Linux training – how much will it cost you?
This sixth article in the series on training looks at that nasty subject called money. If you are looking at getting trained up in Linux, or if you are an employer looking to train your staff, the process is going to cost you some money.
But how much money?
This is the beauty of getting trained in Linux: you have more than one option. As an individual, you could download any number of free manuals from the Web and start studying them. I can\’t list any such links in an article such as this, but Google will find them for you.
Total cost? A few hundred Rand for bandwidth and printing will get you started. It\’s a very effective method if you are short of cash.
At the other end of the spectrum you find formal training and this costs a great deal more. You can expect to pay something in the region of R20 000 to a college or training institution for a good Linux education. Of course this is really just a ball park figure but it\’s a good starting point. That\’s a fairly large sum for an individual person to pay, so what should you expect to get for your money? I could give a long list of physical things you should expect (software, manuals, facilities, etc.) but to me the most important is that you are paying for information and skills. I believe you have a right to have the following:
â€¢ A properly laid out course that takes you step by step through the materials and covers all the basics.
â€¢ An instructor that knows the subject.
â€¢ An instructor that will answer your questions if you need something clarified.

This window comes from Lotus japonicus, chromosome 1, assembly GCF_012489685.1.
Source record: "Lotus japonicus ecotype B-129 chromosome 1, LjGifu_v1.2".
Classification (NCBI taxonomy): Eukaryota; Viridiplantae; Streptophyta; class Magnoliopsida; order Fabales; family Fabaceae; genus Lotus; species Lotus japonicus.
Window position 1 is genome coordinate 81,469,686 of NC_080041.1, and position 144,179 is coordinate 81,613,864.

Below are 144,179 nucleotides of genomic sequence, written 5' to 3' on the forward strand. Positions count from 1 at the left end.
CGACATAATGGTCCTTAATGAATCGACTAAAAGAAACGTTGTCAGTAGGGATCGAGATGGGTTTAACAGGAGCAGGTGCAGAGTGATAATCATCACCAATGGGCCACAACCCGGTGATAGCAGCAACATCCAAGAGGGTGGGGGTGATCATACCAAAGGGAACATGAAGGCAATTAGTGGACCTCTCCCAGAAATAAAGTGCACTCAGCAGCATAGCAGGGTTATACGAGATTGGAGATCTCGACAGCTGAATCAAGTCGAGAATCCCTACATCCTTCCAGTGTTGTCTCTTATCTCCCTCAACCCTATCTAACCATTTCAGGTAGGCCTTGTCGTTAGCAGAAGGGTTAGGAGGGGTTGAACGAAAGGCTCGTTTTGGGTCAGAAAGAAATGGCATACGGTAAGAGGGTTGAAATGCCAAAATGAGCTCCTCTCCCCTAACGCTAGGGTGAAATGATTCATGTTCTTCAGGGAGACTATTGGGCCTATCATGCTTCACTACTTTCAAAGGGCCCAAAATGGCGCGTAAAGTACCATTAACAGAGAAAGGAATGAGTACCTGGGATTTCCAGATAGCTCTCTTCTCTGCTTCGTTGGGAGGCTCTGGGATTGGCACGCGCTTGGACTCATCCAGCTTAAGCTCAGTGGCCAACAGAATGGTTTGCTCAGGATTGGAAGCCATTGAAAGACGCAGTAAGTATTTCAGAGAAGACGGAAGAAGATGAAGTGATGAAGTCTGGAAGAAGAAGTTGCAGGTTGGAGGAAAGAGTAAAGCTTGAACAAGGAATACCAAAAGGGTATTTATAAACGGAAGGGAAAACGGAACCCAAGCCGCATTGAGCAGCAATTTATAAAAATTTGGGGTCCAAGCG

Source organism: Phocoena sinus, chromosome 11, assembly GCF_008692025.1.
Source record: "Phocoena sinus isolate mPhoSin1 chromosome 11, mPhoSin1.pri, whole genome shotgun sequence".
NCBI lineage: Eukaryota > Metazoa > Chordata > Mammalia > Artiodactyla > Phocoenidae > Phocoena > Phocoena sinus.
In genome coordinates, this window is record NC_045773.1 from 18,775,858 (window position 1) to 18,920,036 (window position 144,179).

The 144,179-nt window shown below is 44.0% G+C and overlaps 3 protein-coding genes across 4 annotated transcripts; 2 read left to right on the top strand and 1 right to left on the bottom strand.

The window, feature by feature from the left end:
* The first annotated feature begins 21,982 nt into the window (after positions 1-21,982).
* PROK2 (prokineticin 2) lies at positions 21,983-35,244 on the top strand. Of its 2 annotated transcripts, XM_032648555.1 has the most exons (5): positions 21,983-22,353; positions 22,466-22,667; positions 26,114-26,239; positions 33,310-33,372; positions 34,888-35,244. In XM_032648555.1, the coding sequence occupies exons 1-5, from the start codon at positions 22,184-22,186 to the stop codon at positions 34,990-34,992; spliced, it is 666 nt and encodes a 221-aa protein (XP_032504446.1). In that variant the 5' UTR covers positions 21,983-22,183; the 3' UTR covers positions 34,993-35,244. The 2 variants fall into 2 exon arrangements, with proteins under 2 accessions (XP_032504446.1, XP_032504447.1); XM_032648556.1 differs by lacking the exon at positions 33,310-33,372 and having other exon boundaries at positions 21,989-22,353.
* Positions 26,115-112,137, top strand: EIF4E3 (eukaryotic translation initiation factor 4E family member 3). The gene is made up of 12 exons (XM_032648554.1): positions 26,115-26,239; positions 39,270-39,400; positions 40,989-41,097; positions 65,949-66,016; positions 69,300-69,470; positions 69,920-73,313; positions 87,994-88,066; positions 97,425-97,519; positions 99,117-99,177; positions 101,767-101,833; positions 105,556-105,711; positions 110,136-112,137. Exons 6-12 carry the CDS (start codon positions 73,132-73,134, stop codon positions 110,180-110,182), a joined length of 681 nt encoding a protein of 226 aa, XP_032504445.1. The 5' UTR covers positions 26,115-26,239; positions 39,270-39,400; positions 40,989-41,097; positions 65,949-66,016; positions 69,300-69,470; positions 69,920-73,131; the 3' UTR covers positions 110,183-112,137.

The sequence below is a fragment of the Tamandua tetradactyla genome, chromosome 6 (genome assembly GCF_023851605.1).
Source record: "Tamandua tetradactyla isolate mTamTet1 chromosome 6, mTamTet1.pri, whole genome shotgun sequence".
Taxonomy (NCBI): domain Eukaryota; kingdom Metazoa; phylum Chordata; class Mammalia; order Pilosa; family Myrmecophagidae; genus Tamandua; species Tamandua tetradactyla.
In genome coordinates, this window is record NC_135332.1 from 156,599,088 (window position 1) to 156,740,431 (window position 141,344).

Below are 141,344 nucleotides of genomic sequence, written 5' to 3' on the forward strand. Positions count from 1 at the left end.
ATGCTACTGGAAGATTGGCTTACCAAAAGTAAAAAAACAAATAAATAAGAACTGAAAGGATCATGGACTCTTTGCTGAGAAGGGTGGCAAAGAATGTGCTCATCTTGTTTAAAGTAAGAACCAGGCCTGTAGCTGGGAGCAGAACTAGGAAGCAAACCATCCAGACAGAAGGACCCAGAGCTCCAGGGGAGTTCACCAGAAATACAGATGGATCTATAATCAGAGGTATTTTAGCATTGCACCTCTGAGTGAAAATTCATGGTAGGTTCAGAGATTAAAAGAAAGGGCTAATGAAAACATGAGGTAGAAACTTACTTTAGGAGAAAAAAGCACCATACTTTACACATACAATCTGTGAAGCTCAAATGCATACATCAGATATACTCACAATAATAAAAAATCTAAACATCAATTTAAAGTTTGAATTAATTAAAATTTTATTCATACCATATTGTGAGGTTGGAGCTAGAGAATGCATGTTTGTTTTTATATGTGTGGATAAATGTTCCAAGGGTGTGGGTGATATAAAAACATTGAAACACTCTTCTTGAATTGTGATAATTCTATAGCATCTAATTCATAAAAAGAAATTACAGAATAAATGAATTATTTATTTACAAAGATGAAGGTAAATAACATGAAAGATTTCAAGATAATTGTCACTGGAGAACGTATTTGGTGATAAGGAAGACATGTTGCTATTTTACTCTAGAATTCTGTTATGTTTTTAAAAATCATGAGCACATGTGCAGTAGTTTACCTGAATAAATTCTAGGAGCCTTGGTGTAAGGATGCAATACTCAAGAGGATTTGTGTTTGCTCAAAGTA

â€¢ An instructor who cares enough to make sure you really understand and can use what you are learning.
â€¢ An instructor who is prepared to work with you all the way till you are ready to pass your certification exam.
Training colleges have business expenses just like any other business, and that\’s where most of your R20 000 goes. We have to pay salaries, rent, hardware costs, advertising and everything else. But caring for the student doesn\’t cost anything extra. And let\’s face it, that\’s what you are really paying for, isn\’t it?
Each person\’s circumstances are different, and there are a whole host of costs you will have to add to the price of tuition. If you are self employed, there might be loss of income while on course. There are transportation costs, exam fees and even accommodation if you are from out of town. There are also the intangible costs: trust me on this one, to make it in your Linux studies you will have to sacrifice some of your social life. And your significant other will probably see less of you — this thing called Linux is very addictive!
So there\’s a commitment you have to make, and its not all financial. The biggest non-financial commitment is time, and here\’s what it takes:
Earning a real Linux certification is going to take the average person at least 12 months if starting from scratch. In that 12 months you will attend class, read more books than you ever believed possible, and probably type till your fingers hurt. You will need to get some practical experience any way you can, and if you don\’t already work with Linux that probably means doing useful work for deserving places for very little money or even for free. Schools, churches and charities are good places to start — they always need people with expertise and often can\’t afford to pay market rates.
I could easily sit at this keyboard and tell you that getting through your Linux education is a walk in the park and takes a few weeks. But I\’m not going to say that, because then I would be lying. You have at least three Linux certifications that are worth getting — LPI, RHCE and Novell\’s CLP — and all three take lots of work.
I know many people who attempted Linux certification exams before they were ready, and none of them passed. Most learned from that mistake, put in the work and did pass the next time. Other trainers I know have similar stories to tell.
So there you have it — the three things that are going to cost you to get trained: money, effort and time.
What you will get out of good training is knowledge, and knowledge is power. And that, the power to better determine your own future, is worth far more than what you will pay for it.
Alan McKinnon is head trainer at Afribiz. This column is published every two weeks.